The far end of the garden is designed for annual vegetables (and is situated near the water source to accommodate a more intensive growing system). Also located here will be a greenhouse to house some of the more exotic species as well as providing a space to sow and nurture seedlings. This is the place where visitors can find out how to grow salad and vegetables organically and find out about other local growing initiatives in the area. We used hazel woven around iron frames in order to create curved planters around the skylights and air vents. The hot air coming from the air vents may even be used to heat the greenhouse!
Also housed at this end of the garden is a huge water reservoir to collect all the water that drains off the roof together with adjacent roofs via guttering. Attached to the south facing wall are solar panels and on a nearby chimney, a wind turbine, that provide a combined electricity supply. This is required to pump the harvested water around the garden via the drip feed irrigation system in the summer. In the winter when there is excess water, the water system will be diverted to the café (two stories below and therefore using the natural gravitational pull) in order to flush the toilets.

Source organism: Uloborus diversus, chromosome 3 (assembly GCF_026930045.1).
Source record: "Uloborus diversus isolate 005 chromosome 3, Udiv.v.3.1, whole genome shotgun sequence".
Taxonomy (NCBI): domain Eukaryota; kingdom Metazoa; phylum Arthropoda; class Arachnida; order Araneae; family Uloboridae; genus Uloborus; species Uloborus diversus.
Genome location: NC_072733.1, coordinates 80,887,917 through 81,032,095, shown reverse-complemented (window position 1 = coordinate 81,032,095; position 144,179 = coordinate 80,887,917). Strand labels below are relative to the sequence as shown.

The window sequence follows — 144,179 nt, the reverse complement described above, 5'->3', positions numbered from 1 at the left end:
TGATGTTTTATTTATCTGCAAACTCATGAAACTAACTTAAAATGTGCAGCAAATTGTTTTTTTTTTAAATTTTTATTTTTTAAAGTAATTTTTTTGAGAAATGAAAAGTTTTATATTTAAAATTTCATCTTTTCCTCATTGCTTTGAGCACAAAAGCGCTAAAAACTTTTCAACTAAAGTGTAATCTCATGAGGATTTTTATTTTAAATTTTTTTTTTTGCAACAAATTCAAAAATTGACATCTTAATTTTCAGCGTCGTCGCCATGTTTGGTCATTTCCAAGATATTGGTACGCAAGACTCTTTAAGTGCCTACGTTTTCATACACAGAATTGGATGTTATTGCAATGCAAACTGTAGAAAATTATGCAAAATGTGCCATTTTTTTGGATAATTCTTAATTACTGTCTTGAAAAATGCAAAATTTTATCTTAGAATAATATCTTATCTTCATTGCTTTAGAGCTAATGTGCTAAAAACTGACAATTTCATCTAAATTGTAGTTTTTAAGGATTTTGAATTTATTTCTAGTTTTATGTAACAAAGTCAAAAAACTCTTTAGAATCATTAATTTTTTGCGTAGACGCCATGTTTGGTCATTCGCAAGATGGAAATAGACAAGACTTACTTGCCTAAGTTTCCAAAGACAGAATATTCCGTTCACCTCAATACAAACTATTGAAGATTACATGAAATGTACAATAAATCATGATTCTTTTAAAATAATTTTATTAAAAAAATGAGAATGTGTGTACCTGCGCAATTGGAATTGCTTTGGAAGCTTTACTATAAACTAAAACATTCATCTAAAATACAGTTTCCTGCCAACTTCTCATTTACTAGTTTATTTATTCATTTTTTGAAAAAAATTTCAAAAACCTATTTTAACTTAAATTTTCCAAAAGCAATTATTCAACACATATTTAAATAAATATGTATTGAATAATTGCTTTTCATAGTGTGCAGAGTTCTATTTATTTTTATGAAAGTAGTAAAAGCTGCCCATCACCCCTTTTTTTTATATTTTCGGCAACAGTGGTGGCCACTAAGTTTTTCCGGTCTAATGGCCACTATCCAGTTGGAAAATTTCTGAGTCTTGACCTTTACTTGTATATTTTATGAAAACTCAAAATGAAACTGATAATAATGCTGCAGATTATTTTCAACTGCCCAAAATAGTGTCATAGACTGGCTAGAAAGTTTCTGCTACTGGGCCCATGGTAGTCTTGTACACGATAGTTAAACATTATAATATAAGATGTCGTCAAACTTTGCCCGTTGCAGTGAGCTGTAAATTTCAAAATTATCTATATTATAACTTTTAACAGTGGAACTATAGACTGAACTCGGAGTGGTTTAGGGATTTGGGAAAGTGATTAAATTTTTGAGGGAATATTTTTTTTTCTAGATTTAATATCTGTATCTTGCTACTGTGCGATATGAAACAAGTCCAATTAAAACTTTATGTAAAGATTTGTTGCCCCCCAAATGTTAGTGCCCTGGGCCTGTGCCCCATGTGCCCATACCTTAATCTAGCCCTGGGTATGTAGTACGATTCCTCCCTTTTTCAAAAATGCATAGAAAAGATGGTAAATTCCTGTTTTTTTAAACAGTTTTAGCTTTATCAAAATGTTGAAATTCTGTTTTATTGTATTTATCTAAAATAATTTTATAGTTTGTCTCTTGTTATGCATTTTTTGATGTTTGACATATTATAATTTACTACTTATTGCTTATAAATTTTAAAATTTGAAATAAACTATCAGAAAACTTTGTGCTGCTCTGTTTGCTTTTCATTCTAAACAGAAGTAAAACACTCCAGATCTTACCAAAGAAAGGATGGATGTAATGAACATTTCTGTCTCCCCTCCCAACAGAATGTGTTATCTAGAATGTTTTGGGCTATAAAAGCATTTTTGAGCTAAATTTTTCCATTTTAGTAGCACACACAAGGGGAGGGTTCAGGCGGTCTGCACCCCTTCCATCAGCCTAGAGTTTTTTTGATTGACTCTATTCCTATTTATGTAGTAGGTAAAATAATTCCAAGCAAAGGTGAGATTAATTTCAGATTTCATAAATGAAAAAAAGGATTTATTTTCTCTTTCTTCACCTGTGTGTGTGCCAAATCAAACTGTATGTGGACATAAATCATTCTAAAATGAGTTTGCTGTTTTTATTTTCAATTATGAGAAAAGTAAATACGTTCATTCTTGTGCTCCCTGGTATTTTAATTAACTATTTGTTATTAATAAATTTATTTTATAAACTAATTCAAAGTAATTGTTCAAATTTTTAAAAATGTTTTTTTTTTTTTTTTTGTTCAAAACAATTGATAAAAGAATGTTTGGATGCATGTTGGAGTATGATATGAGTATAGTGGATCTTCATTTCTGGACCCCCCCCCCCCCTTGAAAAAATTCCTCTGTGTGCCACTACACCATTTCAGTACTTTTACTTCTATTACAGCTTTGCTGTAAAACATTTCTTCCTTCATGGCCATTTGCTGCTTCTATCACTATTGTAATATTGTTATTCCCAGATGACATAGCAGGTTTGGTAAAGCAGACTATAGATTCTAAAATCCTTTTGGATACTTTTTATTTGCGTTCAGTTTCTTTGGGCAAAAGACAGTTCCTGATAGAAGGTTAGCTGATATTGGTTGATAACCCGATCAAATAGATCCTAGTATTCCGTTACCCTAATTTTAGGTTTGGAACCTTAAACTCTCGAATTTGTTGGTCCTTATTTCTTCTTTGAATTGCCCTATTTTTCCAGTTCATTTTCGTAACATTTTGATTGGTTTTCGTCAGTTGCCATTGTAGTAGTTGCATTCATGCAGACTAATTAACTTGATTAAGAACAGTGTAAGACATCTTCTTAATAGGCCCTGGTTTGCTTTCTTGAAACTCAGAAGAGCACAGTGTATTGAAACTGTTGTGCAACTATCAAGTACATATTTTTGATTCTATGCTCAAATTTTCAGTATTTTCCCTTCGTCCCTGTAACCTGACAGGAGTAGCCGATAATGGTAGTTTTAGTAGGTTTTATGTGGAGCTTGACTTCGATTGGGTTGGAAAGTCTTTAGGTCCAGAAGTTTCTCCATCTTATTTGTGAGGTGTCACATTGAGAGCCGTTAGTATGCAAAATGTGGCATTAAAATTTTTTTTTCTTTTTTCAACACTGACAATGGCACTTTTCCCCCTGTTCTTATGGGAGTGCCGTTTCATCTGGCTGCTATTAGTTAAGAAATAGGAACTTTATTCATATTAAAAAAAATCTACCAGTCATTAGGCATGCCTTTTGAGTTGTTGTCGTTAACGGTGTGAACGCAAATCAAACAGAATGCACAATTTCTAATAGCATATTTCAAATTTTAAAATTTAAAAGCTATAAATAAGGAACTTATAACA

Linking the Garden with the City and Environmental Education
It is intended that the roof garden will have knock-on benefits to the centre as a whole, linking to the shop, the teaching resources, the events and even the website (a virtual roof garden tour is planned). We hope that anyone who happens to walk into the centre will have the opportunity to find out more about sustainability issues and how our lives are linked to those of people throughout the world.
Now the garden has been created, stage three of the project is underway which involves developing the educational potential of the garden. We have just recruited a new education worker to take this part of the project forward and involve the stakeholders in delivering the educational programs. Aside from the specific groups using the garden, there will be set opening hours and special events for the public. So if you're ever in Reading...
More details of RISC can be found at www.risc.org.uk